In January this year, I wrote an article about my search for female boat builders. At the time, I was amazed that I could not find a massive amount of information about women who are interested or trained in boat building. Looking at Boat Renovation Peoples’ own demographic I could see that 100% of my readers were male; leading me to believe that perhaps there just aren’t many female boat builders out there!
It’s safe to say that restoring, renovating and building boats seemed at first glance to be a profession and hobby dominated by men. My search for women in the field brought back stories which were few and far between; although I did have the pleasure of speaking to Abbey who also writes about her escapades. It wasn’t until I published my article and it spread across social media that I realised that I was wrong. In January I began to receive amazing responses from female boat builders all over the world!
One thought provoking response was from a reader named Anne, who is a cruiser as well as a writer for a successful wooden boat publication and forum. Anne spoke about how her all-female crew is still seen as she put it; “somehow gusty”. She went on to say:
“I figured we were past that by now, and have learned how much extra work, not in skills or capacity but by the estimation of our male peers, we still need to do on the water. The more we’re seen, the more we’re normalised.”
Anne’s point made me think about the all-female sailing team I used to see every weekend whilst I was doing up my Hurley 22 in Brighton. They looked more organised than the majority of people around my mooring. They looked professional; like they were training for a race or something else of importance. Every time they moored up it changed the atmosphere on the marina from bearded loner land to something a lot more sociable and fun. Although I’m sure there are also bearded loner women, it made me happy not to be working in a male-only club and I now realise the importance of keeping things balanced!
Below is just a few examples of the boat builders, renovators and restorers that got in touch;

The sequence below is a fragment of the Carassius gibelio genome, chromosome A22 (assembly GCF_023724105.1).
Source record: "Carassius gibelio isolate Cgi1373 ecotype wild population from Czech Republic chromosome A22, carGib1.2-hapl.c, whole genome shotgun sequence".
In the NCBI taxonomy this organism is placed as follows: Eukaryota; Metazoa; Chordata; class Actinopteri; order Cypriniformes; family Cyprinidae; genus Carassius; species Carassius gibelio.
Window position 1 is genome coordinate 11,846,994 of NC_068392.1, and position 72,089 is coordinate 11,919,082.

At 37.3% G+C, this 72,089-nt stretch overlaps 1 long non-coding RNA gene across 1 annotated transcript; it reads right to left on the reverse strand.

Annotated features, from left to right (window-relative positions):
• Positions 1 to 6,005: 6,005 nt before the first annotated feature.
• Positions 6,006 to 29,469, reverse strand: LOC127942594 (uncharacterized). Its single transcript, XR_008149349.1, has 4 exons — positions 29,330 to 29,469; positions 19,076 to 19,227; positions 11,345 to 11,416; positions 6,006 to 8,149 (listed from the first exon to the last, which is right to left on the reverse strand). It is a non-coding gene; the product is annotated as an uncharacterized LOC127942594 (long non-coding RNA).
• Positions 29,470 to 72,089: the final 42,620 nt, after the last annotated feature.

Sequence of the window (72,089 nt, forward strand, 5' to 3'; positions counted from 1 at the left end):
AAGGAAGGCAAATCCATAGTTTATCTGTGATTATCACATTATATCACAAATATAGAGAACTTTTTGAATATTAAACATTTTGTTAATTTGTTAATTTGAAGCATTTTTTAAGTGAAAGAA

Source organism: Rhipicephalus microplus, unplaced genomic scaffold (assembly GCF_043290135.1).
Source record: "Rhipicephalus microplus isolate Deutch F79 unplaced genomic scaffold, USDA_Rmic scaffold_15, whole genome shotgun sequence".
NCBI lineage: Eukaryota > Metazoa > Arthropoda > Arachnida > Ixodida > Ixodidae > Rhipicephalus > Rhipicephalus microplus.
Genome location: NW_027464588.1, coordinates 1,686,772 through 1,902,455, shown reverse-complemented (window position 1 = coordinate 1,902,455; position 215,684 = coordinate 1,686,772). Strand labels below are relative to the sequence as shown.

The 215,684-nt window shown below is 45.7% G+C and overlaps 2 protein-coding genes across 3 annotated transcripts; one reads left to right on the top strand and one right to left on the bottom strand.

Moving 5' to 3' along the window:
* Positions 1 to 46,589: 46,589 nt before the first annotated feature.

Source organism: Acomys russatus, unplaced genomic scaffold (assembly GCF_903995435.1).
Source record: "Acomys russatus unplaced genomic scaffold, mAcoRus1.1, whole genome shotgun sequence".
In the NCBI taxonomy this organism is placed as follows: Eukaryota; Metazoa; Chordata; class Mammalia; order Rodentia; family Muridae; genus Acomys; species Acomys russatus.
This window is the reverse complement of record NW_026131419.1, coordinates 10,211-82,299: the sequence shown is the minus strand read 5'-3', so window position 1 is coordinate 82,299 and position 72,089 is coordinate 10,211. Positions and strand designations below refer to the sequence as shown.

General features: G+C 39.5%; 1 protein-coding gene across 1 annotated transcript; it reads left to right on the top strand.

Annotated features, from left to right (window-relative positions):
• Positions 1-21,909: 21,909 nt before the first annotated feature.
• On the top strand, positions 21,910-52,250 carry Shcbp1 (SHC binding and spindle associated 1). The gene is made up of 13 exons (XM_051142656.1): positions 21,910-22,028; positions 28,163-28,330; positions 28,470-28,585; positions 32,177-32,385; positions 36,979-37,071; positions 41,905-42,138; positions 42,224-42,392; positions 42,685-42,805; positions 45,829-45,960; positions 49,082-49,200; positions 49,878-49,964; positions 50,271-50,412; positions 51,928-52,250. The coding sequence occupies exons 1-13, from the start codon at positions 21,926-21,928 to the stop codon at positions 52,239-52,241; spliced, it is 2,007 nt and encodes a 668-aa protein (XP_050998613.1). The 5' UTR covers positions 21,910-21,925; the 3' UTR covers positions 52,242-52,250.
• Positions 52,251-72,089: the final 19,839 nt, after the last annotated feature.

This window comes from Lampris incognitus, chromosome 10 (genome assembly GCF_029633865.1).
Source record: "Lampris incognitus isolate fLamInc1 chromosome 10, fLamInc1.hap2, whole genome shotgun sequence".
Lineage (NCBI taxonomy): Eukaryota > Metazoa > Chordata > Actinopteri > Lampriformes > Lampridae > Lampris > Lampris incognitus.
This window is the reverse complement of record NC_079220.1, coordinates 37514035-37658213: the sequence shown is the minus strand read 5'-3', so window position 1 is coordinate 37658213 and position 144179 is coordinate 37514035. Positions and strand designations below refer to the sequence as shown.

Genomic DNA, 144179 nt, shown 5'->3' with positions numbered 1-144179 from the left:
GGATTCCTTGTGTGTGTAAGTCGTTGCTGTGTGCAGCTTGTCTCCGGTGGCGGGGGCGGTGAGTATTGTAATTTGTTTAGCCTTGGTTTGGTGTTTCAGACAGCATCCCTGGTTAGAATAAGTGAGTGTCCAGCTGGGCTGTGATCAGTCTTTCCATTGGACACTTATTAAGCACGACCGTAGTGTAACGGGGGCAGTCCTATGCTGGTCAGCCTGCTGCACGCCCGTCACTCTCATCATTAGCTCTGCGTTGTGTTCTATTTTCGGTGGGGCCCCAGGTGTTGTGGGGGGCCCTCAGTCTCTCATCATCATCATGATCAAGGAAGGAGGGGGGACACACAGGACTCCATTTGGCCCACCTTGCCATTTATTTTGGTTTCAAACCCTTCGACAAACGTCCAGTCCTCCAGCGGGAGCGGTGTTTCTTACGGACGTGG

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Christina has been restoring and repairing boats since 1985. She began work at a small boat shop based in Toronto. Although Christina had no official training she now owns her own boat repair business ‘Hole In the Water Boat Repairs and Restoration’. Her work (seen below) on fibreglass composite boats is stunning and shows that she is not afraid to get stuck into the structural as well as aesthetic aspects of fibreglass.
Boat Builder, Repairer and Interior Modeller
Location: USA, California
Trained as a cabinet maker and with a full apprenticeship from a German Shipyard, Inka has been working on boats since 2003. Inka has taught boat building to youth groups as well as building boat replicas for a maritime museum. Inka is now fully qualified and works at a boatyard based in Sausalito, California.
Location: USA, California
Jen is currently helping restore a Cal-40 sailing yacht and has been working at Berkeley Marine Center in California for the past 8 months. Jen is also a part-time blogger at Tight Little Tribe: you can hear all about her adventures and escapades on her blog.
Self-taught Boat Renovator And Artist
Location: USA, Park City, Utah
Michaelle is a keen sailor and artist in the process of restoring a 1975 Islander 32′ yacht and is madly in love with all the agony of restoring her! Self-taught, Michaelle is now planning the last of the interior restoration.
Joiner And Shipwright
Location: United Kingdom, Cornwall
Amy is a shipwright living in Cornwall currently restoring a 28ft Falmouth quay punt as a commission. Amy studied yacht fitting-out and composites at Falmouth Marine School before working as a joiner and shipwright for the yacht manufacturer Rustler Yachts.